The Power of Evil Comes to Judas

Feb 17, 2016   //   by zike   //   General, Pastor's Blog, Zion's Blog  //  No Comments

Now the festival of Unleavened Bread, which is called the Passover, was near. The chief priests and the scribes were looking for a way to put Jesus to death, for they were afraid of the people. Then Satan entered into Judas called Iscariot, who was one of the twelve; he went away and conferred with the chief priests and officers of the temple police about how he might betray him to them. They were greatly pleased and agreed to give him money. So he consented and began to look for an opportunity to betray him to them when no crowd was present.

Luke 22:1-6

 

In the scripture assigned for today, Jesus is on his way to the cross, a journey that is appropriate for us to contemplate during Lent.

 

In this passage from the gospel of Luke, the festival of Passover, the feast of Unleavened Bread, is near. During this holy time, we find that that those people who should be most attuned to holiness are focusing their efforts on finding a way to kill Jesus. Why? Because they are afraid of the people, who are threatening to make Jesus powerful. The chief priests and the scribes are afraid of the power of Jesus, and they are afraid of the power of the people. The people are no longer under their own control. Their evil desire to protect themselves results in their efforts to put Jesus to death.

 

So into this situation comes the willing figure of Judas. Luke makes us give second thought to the character of Judas and his betrayal of Jesus. The scripture says that Satan “entered into Judas.” Tradition has it that this was the downfall of Judas, that his behavior and his suicide that followed show that he was condemned. But the situation raises questions. Judas is identified as one of the twelve. He is one of Jesus’ closest friends. What can have driven him to betray Jesus? In Luke, it’s not just the money. In fact, the money seems to be an afterthought, a reward for his betrayal.

 

Could God have a role in Judas’ betrayal of Jesus? In Acts 1:16, Peter says, “Friends, the scripture had to be fulfilled, which the Holy Spirit through David foretold concerning Judas.” Could Judas have been just a tool of the situation that called for betraying Jesus, which resulted in Jesus ultimately being put to death and then rising from the dead for our salvation? In fact, if Judas had not betrayed Jesus, would we be saved today?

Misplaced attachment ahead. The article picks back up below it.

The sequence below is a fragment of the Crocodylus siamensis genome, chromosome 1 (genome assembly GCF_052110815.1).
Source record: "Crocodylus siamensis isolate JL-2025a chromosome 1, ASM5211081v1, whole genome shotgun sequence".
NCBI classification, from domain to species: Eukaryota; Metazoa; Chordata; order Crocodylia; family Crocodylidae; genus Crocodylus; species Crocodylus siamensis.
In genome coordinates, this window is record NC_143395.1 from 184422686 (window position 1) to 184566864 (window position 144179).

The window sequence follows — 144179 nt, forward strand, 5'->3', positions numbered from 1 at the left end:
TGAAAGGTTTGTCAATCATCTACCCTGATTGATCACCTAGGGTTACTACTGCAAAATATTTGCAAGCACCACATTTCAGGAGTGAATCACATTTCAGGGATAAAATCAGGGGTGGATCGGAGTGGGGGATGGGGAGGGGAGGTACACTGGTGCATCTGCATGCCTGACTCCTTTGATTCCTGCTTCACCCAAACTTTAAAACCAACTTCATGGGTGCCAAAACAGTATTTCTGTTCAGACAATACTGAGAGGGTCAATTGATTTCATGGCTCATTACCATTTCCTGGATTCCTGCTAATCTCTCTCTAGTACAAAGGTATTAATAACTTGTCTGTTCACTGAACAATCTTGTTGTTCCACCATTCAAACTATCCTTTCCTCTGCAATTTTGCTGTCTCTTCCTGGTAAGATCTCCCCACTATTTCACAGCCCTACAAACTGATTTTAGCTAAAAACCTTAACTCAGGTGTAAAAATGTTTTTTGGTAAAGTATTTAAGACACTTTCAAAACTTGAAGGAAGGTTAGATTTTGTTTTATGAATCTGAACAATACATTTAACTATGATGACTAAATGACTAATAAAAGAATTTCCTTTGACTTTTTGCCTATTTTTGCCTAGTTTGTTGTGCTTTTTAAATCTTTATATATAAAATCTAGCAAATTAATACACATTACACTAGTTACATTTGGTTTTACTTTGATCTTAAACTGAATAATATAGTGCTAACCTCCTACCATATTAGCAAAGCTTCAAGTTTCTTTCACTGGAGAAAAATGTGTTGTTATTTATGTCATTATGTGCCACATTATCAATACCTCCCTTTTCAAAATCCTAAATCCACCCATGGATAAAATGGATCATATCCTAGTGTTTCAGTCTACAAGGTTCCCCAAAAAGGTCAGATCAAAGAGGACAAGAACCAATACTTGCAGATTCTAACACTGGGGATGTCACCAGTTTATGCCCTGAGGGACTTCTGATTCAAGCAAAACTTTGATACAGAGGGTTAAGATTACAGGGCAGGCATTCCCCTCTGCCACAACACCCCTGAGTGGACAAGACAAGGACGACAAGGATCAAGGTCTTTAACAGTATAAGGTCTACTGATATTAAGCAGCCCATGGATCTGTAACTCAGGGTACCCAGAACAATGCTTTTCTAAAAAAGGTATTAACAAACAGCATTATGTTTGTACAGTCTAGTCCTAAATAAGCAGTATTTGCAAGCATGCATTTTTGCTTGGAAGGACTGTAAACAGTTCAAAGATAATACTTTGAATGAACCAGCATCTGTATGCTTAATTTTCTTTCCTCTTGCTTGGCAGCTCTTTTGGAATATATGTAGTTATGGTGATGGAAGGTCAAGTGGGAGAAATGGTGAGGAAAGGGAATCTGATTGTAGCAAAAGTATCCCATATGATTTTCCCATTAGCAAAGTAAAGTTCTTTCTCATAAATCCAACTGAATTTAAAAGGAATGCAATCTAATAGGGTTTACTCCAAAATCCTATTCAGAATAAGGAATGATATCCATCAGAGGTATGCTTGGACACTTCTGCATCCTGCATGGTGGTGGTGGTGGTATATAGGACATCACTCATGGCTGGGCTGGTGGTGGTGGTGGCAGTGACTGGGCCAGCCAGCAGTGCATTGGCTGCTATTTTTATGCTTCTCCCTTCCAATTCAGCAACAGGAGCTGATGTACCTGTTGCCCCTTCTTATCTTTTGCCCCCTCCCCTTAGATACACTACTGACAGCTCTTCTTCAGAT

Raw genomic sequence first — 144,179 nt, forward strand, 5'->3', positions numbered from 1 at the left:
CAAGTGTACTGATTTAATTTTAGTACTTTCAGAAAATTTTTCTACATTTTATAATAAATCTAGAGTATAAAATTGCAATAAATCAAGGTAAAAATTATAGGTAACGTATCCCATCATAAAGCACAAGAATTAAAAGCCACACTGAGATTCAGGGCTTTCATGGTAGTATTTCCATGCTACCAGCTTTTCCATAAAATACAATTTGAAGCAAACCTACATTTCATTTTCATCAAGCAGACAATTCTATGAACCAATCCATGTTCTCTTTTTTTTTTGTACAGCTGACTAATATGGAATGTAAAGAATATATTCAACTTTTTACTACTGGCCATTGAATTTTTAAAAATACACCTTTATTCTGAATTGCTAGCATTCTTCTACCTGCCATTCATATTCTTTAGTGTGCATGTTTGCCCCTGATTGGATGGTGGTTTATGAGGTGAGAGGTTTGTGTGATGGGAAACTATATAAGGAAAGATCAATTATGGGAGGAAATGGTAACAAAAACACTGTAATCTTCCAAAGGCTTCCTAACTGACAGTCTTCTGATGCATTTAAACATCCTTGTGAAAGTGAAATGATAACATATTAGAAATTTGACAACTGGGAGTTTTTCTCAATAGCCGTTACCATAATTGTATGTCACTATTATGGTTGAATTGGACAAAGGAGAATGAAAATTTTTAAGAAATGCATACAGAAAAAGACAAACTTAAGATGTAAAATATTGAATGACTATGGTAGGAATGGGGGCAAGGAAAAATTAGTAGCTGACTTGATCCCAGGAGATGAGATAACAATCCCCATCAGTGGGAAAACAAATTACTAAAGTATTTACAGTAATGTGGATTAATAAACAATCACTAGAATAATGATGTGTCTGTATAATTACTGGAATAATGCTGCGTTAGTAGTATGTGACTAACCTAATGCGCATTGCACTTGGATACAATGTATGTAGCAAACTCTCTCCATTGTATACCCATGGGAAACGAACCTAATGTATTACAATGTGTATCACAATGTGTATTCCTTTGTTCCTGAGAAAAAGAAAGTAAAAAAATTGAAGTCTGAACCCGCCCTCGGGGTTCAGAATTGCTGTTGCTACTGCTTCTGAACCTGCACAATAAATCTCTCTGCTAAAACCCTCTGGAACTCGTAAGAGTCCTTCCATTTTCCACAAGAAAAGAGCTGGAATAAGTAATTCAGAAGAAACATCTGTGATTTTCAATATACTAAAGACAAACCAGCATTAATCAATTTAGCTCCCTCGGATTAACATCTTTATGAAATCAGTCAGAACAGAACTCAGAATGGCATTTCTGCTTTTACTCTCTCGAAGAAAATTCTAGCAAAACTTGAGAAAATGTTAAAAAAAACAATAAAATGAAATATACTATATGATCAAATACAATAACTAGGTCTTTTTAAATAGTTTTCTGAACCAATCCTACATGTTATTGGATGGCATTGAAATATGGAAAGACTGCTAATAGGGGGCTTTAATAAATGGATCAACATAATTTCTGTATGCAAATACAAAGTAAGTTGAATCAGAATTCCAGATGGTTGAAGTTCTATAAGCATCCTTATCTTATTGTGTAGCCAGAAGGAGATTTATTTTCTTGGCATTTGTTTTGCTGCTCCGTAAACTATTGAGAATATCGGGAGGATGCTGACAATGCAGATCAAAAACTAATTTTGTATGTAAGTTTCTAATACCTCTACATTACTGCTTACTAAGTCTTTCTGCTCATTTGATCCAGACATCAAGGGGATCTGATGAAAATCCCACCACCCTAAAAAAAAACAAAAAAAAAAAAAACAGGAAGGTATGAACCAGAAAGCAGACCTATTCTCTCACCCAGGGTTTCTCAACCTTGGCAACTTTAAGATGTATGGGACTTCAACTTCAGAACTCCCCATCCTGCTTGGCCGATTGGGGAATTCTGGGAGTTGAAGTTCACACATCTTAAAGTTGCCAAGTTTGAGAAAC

Yet there is the matter of Satan. Whether or not we think Satan was a person, Luke seems to say that a force other than God influenced him in his actions. So if this force controlled Judas, was he really responsible for what he did? And if he wasn’t responsible, can we then say that his actions were a result of his sin?

 

I think we can’t help looking at our own sin. It is hard for us to explain where it comes from. It is hard for us to know whether Satan is outside us or within us. It is hard for us sometimes to know why we do what we do. St. Paul wrote, “I can will what is right, but I cannot do it. For I do not do the good I want, but the evil I do not want is what I do” (Romans 7:18-19). I think that Judas was in fact responsible for his own actions, just as we are responsible for our own actions. But sin is hard to explain. How can we resist it when we don’t even understand it where it comes from?

 

We can only resist sin by falling back into the redeeming arms of Jesus. Jesus died for you and me. And whether or not Judas’ sin was forgivable, he represents our entire world of sinners, for whom Jesus died. What do you think of the idea that Jesus died for you and for me, but also for Judas?

 

The problem was that Judas took matters into his own hands to try to control events – why this happened is not clear. Who was responsible, God, Satan, or Judas himself? We cannot know. But one thing we can be sure of is that we cannot trust ourselves. We can only trust God. Trust in God will allow us to put ourselves in Jesus’ arms, and Jesus will keep us safe. We need Jesus to save us from the power of sin. And he will! Lord Jesus, guide us, protect us, save us. Amen.

 

Pastor Janet Blair

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